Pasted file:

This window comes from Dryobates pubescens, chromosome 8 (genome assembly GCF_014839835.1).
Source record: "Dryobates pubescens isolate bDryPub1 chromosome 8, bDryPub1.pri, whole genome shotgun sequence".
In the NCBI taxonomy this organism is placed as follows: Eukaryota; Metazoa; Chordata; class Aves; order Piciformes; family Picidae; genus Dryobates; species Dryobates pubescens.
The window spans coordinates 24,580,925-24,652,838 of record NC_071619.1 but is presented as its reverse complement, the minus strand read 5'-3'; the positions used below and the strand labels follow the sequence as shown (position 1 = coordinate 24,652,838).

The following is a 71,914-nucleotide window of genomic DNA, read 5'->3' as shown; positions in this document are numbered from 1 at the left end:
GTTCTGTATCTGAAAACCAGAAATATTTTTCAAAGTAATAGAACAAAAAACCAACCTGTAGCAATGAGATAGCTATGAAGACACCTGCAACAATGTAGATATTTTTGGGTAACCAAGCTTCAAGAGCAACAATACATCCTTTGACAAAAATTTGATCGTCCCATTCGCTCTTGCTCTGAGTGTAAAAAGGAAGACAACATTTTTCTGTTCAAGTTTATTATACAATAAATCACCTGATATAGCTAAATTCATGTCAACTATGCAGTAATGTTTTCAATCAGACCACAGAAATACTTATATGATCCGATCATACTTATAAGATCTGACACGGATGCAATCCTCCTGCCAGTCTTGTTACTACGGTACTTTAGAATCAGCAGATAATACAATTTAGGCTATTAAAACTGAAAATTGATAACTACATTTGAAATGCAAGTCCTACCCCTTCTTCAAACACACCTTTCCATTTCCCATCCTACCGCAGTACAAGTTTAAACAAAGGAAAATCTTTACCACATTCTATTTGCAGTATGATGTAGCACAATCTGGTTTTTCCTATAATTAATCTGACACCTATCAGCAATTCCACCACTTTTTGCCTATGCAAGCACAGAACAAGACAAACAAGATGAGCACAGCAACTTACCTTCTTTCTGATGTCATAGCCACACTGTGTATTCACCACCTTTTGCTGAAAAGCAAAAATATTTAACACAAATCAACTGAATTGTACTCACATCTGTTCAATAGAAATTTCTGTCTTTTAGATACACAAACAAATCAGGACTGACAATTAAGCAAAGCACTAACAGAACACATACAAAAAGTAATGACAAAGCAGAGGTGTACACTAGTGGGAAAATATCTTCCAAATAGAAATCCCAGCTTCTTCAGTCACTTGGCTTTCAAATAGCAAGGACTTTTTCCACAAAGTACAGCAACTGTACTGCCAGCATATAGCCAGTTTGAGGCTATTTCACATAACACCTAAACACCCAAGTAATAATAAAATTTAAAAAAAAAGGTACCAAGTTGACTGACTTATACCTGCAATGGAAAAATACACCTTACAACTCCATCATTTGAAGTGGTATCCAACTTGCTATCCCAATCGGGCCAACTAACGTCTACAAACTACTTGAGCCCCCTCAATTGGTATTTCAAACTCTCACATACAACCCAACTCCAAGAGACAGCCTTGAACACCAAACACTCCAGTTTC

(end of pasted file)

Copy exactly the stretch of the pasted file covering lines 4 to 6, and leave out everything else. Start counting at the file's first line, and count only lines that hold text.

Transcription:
The window spans coordinates 24,580,925-24,652,838 of record NC_071619.1 but is presented as its reverse complement, the minus strand read 5'-3'; the positions used below and the strand labels follow the sequence as shown (position 1 = coordinate 24,652,838).

The following is a 71,914-nucleotide window of genomic DNA, read 5'->3' as shown; positions in this document are numbered from 1 at the left end:
GTTCTGTATCTGAAAACCAGAAATATTTTTCAAAGTAATAGAACAAAAAACCAACCTGTAGCAATGAGATAGCTATGAAGACACCTGCAACAATGTAGATATTTTTGGGTAACCAAGCTTCAAGAGCAACAATACATCCTTTGACAAAAATTTGATCGTCCCATTCGCTCTTGCTCTGAGTGTAAAAAGGAAGACAACATTTTTCTGTTCAAGTTTATTATACAATAAATCACCTGATATAGCTAAATTCATGTCAACTATGCAGTAATGTTTTCAATCAGACCACAGAAATACTTATATGATCCGATCATACTTATAAGATCTGACACGGATGCAATCCTCCTGCCAGTCTTGTTACTACGGTACTTTAGAATCAGCAGATAATACAATTTAGGCTATTAAAACTGAAAATTGATAACTACATTTGAAATGCAAGTCCTACCCCTTCTTCAAACACACCTTTCCATTTCCCATCCTACCGCAGTACAAGTTTAAACAAAGGAAAATCTTTACCACATTCTATTTGCAGTATGATGTAGCACAATCTGGTTTTTCCTATAATTAATCTGACACCTATCAGCAATTCCACCACTTTTTGCCTATGCAAGCACAGAACAAGACAAACAAGATGAGCACAGCAACTTACCTTCTTTCTGATGTCATAGCCACACTGTGTATTCACCACCTTTTGCTGAAAAGCAAAAATATTTAACACAAATCAACTGAATTGTACTCACATCTGTTCAATAGAAATTTCTGTCTTTTAGATACACAAACAAATCAGGACTGACAATTAAGCAAAGCACTAACAGAACACATACAAAAAGTAATGACAAAGCAGAGGTGTACACTAGTGGGAAAATATCTTCCAAATAGAAATCCCAGCTTCTTCAGTCACTTGGCTTTCAAATAGCAAGGACTTTTTCCACAAAGTACAGCAACTGTACTGCCAGCATATAGCCAGTTTGAGGCTATTTCACATAACACCTAAACACCCAAGTAATAATAAAATTTAAAAAAAAAGGTACCAAGTTGACTGACTTATACCTGCAATGGAAAAATACACCTTACAACTCCATCATTTGAAGTGGTATCCAACTTGCTATCCCAATCGGGCCAACTAACGTCTACAAACTACTTGAGCCCCCTCAATTGGTATTTCAAACTCTCACATACAACCCAACTCCAAGAGACAGCCTTGAACACCAAACACTCCAGTTTC